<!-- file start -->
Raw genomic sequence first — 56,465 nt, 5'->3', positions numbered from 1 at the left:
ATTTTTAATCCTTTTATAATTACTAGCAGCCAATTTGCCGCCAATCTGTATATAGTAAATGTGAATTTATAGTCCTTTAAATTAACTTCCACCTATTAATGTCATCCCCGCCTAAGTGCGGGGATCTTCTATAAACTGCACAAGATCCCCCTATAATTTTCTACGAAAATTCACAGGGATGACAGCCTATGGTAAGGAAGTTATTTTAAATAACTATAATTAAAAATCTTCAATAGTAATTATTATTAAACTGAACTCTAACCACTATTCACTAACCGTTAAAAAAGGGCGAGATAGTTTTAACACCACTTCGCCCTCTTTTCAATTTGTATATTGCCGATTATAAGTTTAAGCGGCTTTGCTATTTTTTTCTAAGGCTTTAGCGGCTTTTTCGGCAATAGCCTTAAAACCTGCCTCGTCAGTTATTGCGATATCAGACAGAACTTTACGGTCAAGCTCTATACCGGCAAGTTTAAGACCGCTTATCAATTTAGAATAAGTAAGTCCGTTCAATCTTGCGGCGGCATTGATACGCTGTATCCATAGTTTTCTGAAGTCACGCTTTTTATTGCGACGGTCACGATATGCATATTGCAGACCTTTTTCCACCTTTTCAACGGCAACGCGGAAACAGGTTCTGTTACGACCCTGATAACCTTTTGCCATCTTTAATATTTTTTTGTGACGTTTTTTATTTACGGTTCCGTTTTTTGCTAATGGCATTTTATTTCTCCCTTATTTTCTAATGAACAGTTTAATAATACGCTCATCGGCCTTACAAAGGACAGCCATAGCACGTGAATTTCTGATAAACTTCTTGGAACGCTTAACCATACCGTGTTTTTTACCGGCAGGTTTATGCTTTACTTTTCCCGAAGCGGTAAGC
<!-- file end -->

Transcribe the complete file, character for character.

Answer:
Raw genomic sequence first — 56,465 nt, 5'->3', positions numbered from 1 at the left:
ATTTTTAATCCTTTTATAATTACTAGCAGCCAATTTGCCGCCAATCTGTATATAGTAAATGTGAATTTATAGTCCTTTAAATTAACTTCCACCTATTAATGTCATCCCCGCCTAAGTGCGGGGATCTTCTATAAACTGCACAAGATCCCCCTATAATTTTCTACGAAAATTCACAGGGATGACAGCCTATGGTAAGGAAGTTATTTTAAATAACTATAATTAAAAATCTTCAATAGTAATTATTATTAAACTGAACTCTAACCACTATTCACTAACCGTTAAAAAAGGGCGAGATAGTTTTAACACCACTTCGCCCTCTTTTCAATTTGTATATTGCCGATTATAAGTTTAAGCGGCTTTGCTATTTTTTTCTAAGGCTTTAGCGGCTTTTTCGGCAATAGCCTTAAAACCTGCCTCGTCAGTTATTGCGATATCAGACAGAACTTTACGGTCAAGCTCTATACCGGCAAGTTTAAGACCGCTTATCAATTTAGAATAAGTAAGTCCGTTCAATCTTGCGGCGGCATTGATACGCTGTATCCATAGTTTTCTGAAGTCACGCTTTTTATTGCGACGGTCACGATATGCATATTGCAGACCTTTTTCCACCTTTTCAACGGCAACGCGGAAACAGGTTCTGTTACGACCCTGATAACCTTTTGCCATCTTTAATATTTTTTTGTGACGTTTTTTATTTACGGTTCCGTTTTTTGCTAATGGCATTTTATTTCTCCCTTATTTTCTAATGAACAGTTTAATAATACGCTCATCGGCCTTACAAAGGACAGCCATAGCACGTGAATTTCTGATAAACTTCTTGGAACGCTTAACCATACCGTGTTTTTTACCGGCAGGTTTATGCTTTACTTTTCCCGAAGCGGTAAGC